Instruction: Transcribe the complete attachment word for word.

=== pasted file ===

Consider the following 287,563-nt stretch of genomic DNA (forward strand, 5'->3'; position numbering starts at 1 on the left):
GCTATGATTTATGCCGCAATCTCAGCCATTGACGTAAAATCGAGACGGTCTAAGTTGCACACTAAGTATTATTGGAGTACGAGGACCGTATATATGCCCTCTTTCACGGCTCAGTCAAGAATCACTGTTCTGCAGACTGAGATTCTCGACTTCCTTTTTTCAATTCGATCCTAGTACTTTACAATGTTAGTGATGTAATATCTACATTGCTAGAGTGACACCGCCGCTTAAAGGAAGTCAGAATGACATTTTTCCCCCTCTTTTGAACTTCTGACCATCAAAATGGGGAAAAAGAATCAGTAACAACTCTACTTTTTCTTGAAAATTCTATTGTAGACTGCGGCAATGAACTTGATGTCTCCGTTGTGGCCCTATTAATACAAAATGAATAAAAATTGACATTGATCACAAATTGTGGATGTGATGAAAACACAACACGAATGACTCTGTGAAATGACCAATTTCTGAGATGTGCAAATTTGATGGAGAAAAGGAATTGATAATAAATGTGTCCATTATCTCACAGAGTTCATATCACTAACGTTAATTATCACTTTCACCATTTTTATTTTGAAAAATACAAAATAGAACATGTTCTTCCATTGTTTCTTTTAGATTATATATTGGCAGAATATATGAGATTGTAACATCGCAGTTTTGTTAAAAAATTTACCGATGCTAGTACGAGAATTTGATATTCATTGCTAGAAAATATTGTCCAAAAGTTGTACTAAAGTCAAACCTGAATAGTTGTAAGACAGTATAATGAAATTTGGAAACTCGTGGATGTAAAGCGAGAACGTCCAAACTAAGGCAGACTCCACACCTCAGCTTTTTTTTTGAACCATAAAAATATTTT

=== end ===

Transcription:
Consider the following 287,563-nt stretch of genomic DNA (forward strand, 5'->3'; position numbering starts at 1 on the left):
GCTATGATTTATGCCGCAATCTCAGCCATTGACGTAAAATCGAGACGGTCTAAGTTGCACACTAAGTATTATTGGAGTACGAGGACCGTATATATGCCCTCTTTCACGGCTCAGTCAAGAATCACTGTTCTGCAGACTGAGATTCTCGACTTCCTTTTTTCAATTCGATCCTAGTACTTTACAATGTTAGTGATGTAATATCTACATTGCTAGAGTGACACCGCCGCTTAAAGGAAGTCAGAATGACATTTTTCCCCCTCTTTTGAACTTCTGACCATCAAAATGGGGAAAAAGAATCAGTAACAACTCTACTTTTTCTTGAAAATTCTATTGTAGACTGCGGCAATGAACTTGATGTCTCCGTTGTGGCCCTATTAATACAAAATGAATAAAAATTGACATTGATCACAAATTGTGGATGTGATGAAAACACAACACGAATGACTCTGTGAAATGACCAATTTCTGAGATGTGCAAATTTGATGGAGAAAAGGAATTGATAATAAATGTGTCCATTATCTCACAGAGTTCATATCACTAACGTTAATTATCACTTTCACCATTTTTATTTTGAAAAATACAAAATAGAACATGTTCTTCCATTGTTTCTTTTAGATTATATATTGGCAGAATATATGAGATTGTAACATCGCAGTTTTGTTAAAAAATTTACCGATGCTAGTACGAGAATTTGATATTCATTGCTAGAAAATATTGTCCAAAAGTTGTACTAAAGTCAAACCTGAATAGTTGTAAGACAGTATAATGAAATTTGGAAACTCGTGGATGTAAAGCGAGAACGTCCAAACTAAGGCAGACTCCACACCTCAGCTTTTTTTTTGAACCATAAAAATATTTT